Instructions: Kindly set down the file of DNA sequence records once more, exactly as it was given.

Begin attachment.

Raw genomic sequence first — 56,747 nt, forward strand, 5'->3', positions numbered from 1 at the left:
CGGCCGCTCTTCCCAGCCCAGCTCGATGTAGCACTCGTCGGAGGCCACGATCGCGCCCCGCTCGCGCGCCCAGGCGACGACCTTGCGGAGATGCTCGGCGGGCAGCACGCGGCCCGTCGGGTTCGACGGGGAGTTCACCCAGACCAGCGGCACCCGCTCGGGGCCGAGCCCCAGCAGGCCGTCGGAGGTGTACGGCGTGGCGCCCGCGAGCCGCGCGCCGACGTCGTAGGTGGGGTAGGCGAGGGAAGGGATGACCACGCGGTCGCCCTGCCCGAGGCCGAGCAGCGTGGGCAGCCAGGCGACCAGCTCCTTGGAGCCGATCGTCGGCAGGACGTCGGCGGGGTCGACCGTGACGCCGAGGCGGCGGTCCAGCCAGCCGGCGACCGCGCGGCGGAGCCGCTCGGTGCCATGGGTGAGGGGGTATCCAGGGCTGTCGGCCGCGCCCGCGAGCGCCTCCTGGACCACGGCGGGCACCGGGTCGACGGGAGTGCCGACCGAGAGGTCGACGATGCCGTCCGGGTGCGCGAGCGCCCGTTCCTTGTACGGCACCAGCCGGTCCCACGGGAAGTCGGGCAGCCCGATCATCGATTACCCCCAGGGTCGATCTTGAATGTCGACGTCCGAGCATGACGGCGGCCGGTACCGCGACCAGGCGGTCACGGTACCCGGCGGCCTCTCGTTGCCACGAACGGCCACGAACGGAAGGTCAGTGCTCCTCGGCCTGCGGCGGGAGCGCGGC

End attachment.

Raw genomic sequence first — 56,747 nt, forward strand, 5'->3', positions numbered from 1 at the left:
CGGCCGCTCTTCCCAGCCCAGCTCGATGTAGCACTCGTCGGAGGCCACGATCGCGCCCCGCTCGCGCGCCCAGGCGACGACCTTGCGGAGATGCTCGGCGGGCAGCACGCGGCCCGTCGGGTTCGACGGGGAGTTCACCCAGACCAGCGGCACCCGCTCGGGGCCGAGCCCCAGCAGGCCGTCGGAGGTGTACGGCGTGGCGCCCGCGAGCCGCGCGCCGACGTCGTAGGTGGGGTAGGCGAGGGAAGGGATGACCACGCGGTCGCCCTGCCCGAGGCCGAGCAGCGTGGGCAGCCAGGCGACCAGCTCCTTGGAGCCGATCGTCGGCAGGACGTCGGCGGGGTCGACCGTGACGCCGAGGCGGCGGTCCAGCCAGCCGGCGACCGCGCGGCGGAGCCGCTCGGTGCCATGGGTGAGGGGGTATCCAGGGCTGTCGGCCGCGCCCGCGAGCGCCTCCTGGACCACGGCGGGCACCGGGTCGACGGGAGTGCCGACCGAGAGGTCGACGATGCCGTCCGGGTGCGCGAGCGCCCGTTCCTTGTACGGCACCAGCCGGTCCCACGGGAAGTCGGGCAGCCCGATCATCGATTACCCCCAGGGTCGATCTTGAATGTCGACGTCCGAGCATGACGGCGGCCGGTACCGCGACCAGGCGGTCACGGTACCCGGCGGCCTCTCGTTGCCACGAACGGCCACGAACGGAAGGTCAGTGCTCCTCGGCCTGCGGCGGGAGCGCGGC